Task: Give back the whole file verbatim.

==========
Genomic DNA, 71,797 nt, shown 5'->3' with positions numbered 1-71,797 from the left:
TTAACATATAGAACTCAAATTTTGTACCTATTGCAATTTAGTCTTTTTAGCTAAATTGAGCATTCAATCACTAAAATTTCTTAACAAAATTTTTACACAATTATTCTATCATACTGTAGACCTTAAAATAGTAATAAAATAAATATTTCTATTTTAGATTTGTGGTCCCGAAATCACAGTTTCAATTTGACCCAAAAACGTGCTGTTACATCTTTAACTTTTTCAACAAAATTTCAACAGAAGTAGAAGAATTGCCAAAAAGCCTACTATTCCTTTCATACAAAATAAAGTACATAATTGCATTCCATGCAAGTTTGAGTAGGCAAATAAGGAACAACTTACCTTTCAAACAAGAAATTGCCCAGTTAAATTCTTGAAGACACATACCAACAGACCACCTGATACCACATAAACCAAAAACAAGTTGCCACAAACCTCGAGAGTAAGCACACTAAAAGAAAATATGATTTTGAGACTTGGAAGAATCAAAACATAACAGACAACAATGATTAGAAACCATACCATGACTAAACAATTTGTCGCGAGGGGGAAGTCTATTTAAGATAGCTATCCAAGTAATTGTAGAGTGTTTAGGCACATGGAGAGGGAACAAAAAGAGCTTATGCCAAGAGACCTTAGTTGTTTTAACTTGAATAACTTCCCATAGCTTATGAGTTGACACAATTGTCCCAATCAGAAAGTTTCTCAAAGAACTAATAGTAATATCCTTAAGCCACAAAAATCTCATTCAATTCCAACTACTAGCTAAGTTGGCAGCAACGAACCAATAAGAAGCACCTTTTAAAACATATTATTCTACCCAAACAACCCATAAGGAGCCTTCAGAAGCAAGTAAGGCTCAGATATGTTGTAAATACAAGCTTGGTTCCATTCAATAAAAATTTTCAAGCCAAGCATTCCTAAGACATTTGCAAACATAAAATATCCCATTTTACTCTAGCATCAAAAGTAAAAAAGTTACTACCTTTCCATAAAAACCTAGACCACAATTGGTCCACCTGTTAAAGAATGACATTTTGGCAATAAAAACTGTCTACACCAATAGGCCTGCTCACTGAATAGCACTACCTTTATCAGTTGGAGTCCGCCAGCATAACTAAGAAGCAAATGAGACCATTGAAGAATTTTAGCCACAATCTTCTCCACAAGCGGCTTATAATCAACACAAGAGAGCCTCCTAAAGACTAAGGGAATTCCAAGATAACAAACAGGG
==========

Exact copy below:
Genomic DNA, 71,797 nt, shown 5'->3' with positions numbered 1-71,797 from the left:
TTAACATATAGAACTCAAATTTTGTACCTATTGCAATTTAGTCTTTTTAGCTAAATTGAGCATTCAATCACTAAAATTTCTTAACAAAATTTTTACACAATTATTCTATCATACTGTAGACCTTAAAATAGTAATAAAATAAATATTTCTATTTTAGATTTGTGGTCCCGAAATCACAGTTTCAATTTGACCCAAAAACGTGCTGTTACATCTTTAACTTTTTCAACAAAATTTCAACAGAAGTAGAAGAATTGCCAAAAAGCCTACTATTCCTTTCATACAAAATAAAGTACATAATTGCATTCCATGCAAGTTTGAGTAGGCAAATAAGGAACAACTTACCTTTCAAACAAGAAATTGCCCAGTTAAATTCTTGAAGACACATACCAACAGACCACCTGATACCACATAAACCAAAAACAAGTTGCCACAAACCTCGAGAGTAAGCACACTAAAAGAAAATATGATTTTGAGACTTGGAAGAATCAAAACATAACAGACAACAATGATTAGAAACCATACCATGACTAAACAATTTGTCGCGAGGGGGAAGTCTATTTAAGATAGCTATCCAAGTAATTGTAGAGTGTTTAGGCACATGGAGAGGGAACAAAAAGAGCTTATGCCAAGAGACCTTAGTTGTTTTAACTTGAATAACTTCCCATAGCTTATGAGTTGACACAATTGTCCCAATCAGAAAGTTTCTCAAAGAACTAATAGTAATATCCTTAAGCCACAAAAATCTCATTCAATTCCAACTACTAGCTAAGTTGGCAGCAACGAACCAATAAGAAGCACCTTTTAAAACATATTATTCTACCCAAACAACCCATAAGGAGCCTTCAGAAGCAAGTAAGGCTCAGATATGTTGTAAATACAAGCTTGGTTCCATTCAATAAAAATTTTCAAGCCAAGCATTCCTAAGACATTTGCAAACATAAAATATCCCATTTTACTCTAGCATCAAAAGTAAAAAAGTTACTACCTTTCCATAAAAACCTAGACCACAATTGGTCCACCTGTTAAAGAATGACATTTTGGCAATAAAAACTGTCTACACCAATAGGCCTGCTCACTGAATAGCACTACCTTTATCAGTTGGAGTCCGCCAGCATAACTAAGAAGCAAATGAGACCATTGAAGAATTTTAGCCACAATCTTCTCCACAAGCGGCTTATAATCAACACAAGAGAGCCTCCTAAAGACTAAGGGAATTCCAAGATAACAAACAGGG